The Russell Westbrook experiment in Los Angeles proved to be an unmitigated disaster, and apparently some of the top dogs with the Lakers want it to end after one year.
Despite injuries limiting their time on the floor together, the Westbrook-LeBron James-Anthony Davis trio never seemed to jell this season as the Lakers embarrassingly missed the postseason. Now, Westbrook is likely to opt in to the final year of his contract, which will pay him around $47 million.
That eliminates what little flexibility the Lakers had to dramatically improve their roster, and after firing Frank Vogel and hiring Darvin Ham, it’s clear that they know change is needed. Whether that change includes trading or even waiving Westbrook remains to be seen, but NBA insider Marc Stein shed some light on where things stand.
“They’re never going to say it, but the commonly-held suspicion around the league is that the Lakers’ top stars would prefer if there was a Westbrook trade and they were able to move him and they can really try something else,” Stein said during an appearance on the “Rich Eisen Show” Thursday afternoon. “But the reality is Westbrook, when he opts into his player option next season, he’s going to be making $47 million. And even though that’s an expiring contract, that’s just a mammoth number.
"You can’t trade him without taking back long-term salary, you’re not going to get back $40-plus-million of expiring (contracts) for Russell Westbrook. So there are legit reasons for the Lakers to be hesitant to just trade him any way they can. … The messaging, the whispers coming out of Laker-land at this point is that, no, the Lakers don’t want to waive him, either. They’re going to bring him back, but that’s what you say on June 1 or June 2, that’s not necessarily how it plays out when we get to the end of September.”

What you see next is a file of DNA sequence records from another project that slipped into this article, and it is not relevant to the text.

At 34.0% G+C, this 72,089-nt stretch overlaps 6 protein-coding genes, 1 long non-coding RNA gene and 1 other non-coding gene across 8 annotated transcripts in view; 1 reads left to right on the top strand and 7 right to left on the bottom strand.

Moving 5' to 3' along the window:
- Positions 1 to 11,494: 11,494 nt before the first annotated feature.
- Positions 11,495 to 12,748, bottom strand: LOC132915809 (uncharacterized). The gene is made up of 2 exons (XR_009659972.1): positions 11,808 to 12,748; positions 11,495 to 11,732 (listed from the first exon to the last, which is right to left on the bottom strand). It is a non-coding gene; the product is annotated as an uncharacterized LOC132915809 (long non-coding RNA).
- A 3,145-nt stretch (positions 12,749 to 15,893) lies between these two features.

James seems committed to the Lakers, at least in the short term, so they need to capitalize on the opportunity in front of them. Maybe trying to get Westbrook right is the best path, or perhaps it’s something more drastic – like trading him any way they can.
Judging from Stein’s insight, it doesn’t appear Los Angeles is willing to mortgage the future just to get Westbrook out.
“The Lakers are telling anyone who will listen ‘We’re not going to attach first-round picks to trade Russell Westbrook. We’re not going to make a bad trade just to move him.’” Stein said. “Me, personally, I don’t see how you bring Russell Westbrook back. I don’t see how you can gather the group on the first day of training camp and try to preach a fresh start if Russ is still there. But we’ve got three-plus months to go, so let’s see if Russell Westbrook still really is a Laker come the end of September."
It’s a weird situation, but the Lakers can’t continue to underachieve the way they have for a substantial chunk of the James era. How the Westbrook ordeal plays out will go a long way in either changing or continuing that trend.
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